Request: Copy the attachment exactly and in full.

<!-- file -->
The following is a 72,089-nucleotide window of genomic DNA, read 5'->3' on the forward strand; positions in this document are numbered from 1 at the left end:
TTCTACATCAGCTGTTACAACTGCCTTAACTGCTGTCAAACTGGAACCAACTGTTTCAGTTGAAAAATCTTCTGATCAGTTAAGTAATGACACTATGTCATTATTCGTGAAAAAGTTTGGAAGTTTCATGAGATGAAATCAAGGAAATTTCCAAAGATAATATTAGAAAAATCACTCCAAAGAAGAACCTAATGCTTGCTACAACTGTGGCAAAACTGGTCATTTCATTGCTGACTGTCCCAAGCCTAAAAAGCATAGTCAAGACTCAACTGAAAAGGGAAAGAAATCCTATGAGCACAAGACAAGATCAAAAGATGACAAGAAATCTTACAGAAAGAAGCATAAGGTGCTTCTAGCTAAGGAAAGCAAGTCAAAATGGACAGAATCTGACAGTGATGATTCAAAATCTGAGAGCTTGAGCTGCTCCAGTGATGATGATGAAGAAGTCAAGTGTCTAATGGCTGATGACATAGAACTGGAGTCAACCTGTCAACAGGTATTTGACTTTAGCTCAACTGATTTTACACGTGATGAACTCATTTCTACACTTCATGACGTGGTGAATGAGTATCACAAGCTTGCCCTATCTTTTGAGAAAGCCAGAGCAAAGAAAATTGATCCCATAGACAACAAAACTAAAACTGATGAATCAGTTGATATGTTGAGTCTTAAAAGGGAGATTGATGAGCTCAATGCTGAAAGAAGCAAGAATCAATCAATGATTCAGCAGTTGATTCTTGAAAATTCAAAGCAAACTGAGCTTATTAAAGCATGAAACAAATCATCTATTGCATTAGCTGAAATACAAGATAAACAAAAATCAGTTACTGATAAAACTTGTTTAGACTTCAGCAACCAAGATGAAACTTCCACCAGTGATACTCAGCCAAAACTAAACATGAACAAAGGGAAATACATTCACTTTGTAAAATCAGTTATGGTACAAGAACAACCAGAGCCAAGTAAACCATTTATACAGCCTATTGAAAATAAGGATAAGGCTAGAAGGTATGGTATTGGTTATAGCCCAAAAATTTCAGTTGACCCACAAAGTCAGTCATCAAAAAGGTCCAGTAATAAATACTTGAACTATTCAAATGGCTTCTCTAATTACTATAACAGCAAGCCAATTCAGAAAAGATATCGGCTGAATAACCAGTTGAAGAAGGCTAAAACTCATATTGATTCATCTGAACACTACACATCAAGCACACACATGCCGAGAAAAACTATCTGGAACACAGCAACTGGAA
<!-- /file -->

The following is a 72,089-nucleotide window of genomic DNA, read 5'->3' on the forward strand; positions in this document are numbered from 1 at the left end:
TTCTACATCAGCTGTTACAACTGCCTTAACTGCTGTCAAACTGGAACCAACTGTTTCAGTTGAAAAATCTTCTGATCAGTTAAGTAATGACACTATGTCATTATTCGTGAAAAAGTTTGGAAGTTTCATGAGATGAAATCAAGGAAATTTCCAAAGATAATATTAGAAAAATCACTCCAAAGAAGAACCTAATGCTTGCTACAACTGTGGCAAAACTGGTCATTTCATTGCTGACTGTCCCAAGCCTAAAAAGCATAGTCAAGACTCAACTGAAAAGGGAAAGAAATCCTATGAGCACAAGACAAGATCAAAAGATGACAAGAAATCTTACAGAAAGAAGCATAAGGTGCTTCTAGCTAAGGAAAGCAAGTCAAAATGGACAGAATCTGACAGTGATGATTCAAAATCTGAGAGCTTGAGCTGCTCCAGTGATGATGATGAAGAAGTCAAGTGTCTAATGGCTGATGACATAGAACTGGAGTCAACCTGTCAACAGGTATTTGACTTTAGCTCAACTGATTTTACACGTGATGAACTCATTTCTACACTTCATGACGTGGTGAATGAGTATCACAAGCTTGCCCTATCTTTTGAGAAAGCCAGAGCAAAGAAAATTGATCCCATAGACAACAAAACTAAAACTGATGAATCAGTTGATATGTTGAGTCTTAAAAGGGAGATTGATGAGCTCAATGCTGAAAGAAGCAAGAATCAATCAATGATTCAGCAGTTGATTCTTGAAAATTCAAAGCAAACTGAGCTTATTAAAGCATGAAACAAATCATCTATTGCATTAGCTGAAATACAAGATAAACAAAAATCAGTTACTGATAAAACTTGTTTAGACTTCAGCAACCAAGATGAAACTTCCACCAGTGATACTCAGCCAAAACTAAACATGAACAAAGGGAAATACATTCACTTTGTAAAATCAGTTATGGTACAAGAACAACCAGAGCCAAGTAAACCATTTATACAGCCTATTGAAAATAAGGATAAGGCTAGAAGGTATGGTATTGGTTATAGCCCAAAAATTTCAGTTGACCCACAAAGTCAGTCATCAAAAAGGTCCAGTAATAAATACTTGAACTATTCAAATGGCTTCTCTAATTACTATAACAGCAAGCCAATTCAGAAAAGATATCGGCTGAATAACCAGTTGAAGAAGGCTAAAACTCATATTGATTCATCTGAACACTACACATCAAGCACACACATGCCGAGAAAAACTATCTGGAACACAGCAACTGGAA